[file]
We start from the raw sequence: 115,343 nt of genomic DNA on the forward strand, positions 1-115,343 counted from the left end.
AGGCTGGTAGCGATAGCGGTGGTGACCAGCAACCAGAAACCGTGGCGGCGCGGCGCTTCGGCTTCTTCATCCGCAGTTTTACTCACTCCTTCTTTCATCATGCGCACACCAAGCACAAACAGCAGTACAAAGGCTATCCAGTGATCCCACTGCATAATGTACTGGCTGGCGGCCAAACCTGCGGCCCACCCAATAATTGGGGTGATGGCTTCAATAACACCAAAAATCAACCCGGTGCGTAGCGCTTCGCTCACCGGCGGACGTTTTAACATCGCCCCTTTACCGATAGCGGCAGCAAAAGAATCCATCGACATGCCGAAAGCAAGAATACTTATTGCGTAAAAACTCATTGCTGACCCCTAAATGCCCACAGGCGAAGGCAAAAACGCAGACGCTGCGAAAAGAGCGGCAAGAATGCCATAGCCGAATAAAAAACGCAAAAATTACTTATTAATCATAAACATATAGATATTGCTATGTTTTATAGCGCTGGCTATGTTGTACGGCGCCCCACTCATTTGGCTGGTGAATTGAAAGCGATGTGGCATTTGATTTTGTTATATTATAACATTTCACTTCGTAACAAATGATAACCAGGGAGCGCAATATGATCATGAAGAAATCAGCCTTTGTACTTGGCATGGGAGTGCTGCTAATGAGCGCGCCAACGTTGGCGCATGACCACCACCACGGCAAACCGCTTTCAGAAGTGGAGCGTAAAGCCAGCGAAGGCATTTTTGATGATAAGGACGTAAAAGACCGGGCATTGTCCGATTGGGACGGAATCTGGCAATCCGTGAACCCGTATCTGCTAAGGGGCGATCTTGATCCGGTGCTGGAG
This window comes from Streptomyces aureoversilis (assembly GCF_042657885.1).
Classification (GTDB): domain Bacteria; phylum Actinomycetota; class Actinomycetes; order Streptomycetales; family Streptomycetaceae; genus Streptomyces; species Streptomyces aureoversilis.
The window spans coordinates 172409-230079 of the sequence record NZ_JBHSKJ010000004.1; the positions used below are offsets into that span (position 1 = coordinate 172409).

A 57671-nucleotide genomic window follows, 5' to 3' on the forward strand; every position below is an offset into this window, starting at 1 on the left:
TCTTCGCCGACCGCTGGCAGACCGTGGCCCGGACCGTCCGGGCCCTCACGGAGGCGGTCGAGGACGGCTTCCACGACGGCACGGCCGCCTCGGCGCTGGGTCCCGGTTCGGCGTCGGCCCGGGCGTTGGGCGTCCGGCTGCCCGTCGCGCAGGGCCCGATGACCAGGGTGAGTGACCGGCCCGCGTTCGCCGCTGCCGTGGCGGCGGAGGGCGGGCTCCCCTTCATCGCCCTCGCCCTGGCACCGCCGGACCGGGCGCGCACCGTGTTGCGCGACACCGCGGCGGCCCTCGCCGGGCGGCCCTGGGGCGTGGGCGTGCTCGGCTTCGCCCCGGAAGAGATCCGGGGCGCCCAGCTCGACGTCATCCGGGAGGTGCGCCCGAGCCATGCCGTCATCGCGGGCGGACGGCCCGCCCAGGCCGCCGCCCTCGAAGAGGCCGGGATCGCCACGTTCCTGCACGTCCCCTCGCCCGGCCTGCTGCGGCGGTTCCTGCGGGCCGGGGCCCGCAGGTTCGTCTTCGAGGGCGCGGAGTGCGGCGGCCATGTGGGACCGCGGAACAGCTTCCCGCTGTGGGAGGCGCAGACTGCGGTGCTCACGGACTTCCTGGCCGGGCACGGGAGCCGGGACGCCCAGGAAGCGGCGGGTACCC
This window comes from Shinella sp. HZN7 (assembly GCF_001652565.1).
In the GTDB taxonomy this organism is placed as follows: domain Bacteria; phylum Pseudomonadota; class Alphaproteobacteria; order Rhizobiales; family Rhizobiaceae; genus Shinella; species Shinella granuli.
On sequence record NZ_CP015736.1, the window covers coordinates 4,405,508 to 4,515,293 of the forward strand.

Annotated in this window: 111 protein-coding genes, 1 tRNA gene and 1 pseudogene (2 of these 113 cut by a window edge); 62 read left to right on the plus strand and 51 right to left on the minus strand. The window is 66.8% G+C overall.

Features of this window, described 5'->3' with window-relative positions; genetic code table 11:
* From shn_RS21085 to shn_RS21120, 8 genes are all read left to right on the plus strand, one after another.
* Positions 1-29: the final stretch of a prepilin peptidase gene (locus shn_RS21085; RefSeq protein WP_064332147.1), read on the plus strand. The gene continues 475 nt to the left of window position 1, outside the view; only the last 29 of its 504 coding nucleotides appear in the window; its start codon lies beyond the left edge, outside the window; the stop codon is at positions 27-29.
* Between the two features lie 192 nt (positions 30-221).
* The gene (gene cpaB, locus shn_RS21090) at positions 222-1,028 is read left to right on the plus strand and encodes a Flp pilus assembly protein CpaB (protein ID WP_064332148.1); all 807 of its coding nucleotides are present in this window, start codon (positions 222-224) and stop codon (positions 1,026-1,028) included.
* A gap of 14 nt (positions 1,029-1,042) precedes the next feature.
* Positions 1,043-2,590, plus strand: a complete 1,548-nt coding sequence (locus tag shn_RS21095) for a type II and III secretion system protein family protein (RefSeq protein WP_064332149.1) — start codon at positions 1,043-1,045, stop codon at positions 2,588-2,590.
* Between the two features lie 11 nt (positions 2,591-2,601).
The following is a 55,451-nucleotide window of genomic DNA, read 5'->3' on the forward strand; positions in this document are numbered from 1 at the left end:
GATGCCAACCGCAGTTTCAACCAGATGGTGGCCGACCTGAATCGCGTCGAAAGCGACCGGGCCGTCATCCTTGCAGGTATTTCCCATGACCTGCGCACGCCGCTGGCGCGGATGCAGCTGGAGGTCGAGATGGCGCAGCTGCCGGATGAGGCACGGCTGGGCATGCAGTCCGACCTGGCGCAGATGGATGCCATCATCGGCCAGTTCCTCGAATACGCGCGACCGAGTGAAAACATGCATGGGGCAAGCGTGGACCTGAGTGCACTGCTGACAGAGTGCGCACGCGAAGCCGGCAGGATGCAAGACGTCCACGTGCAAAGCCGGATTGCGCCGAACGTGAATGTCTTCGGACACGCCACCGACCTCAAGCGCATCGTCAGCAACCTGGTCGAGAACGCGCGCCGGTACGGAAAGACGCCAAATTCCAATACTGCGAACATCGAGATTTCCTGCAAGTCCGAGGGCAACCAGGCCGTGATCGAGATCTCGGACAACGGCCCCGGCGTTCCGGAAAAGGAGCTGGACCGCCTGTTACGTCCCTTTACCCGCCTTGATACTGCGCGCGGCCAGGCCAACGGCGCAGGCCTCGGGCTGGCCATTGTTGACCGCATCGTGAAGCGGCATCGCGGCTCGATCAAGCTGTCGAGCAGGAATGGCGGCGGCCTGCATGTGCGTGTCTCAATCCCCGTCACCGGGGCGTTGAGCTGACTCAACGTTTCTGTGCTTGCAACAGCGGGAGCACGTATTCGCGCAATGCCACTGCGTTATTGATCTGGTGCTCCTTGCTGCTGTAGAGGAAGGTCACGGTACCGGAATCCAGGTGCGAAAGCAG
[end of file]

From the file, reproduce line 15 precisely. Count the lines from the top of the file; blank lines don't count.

* Between the two features lie 192 nt (positions 30-221).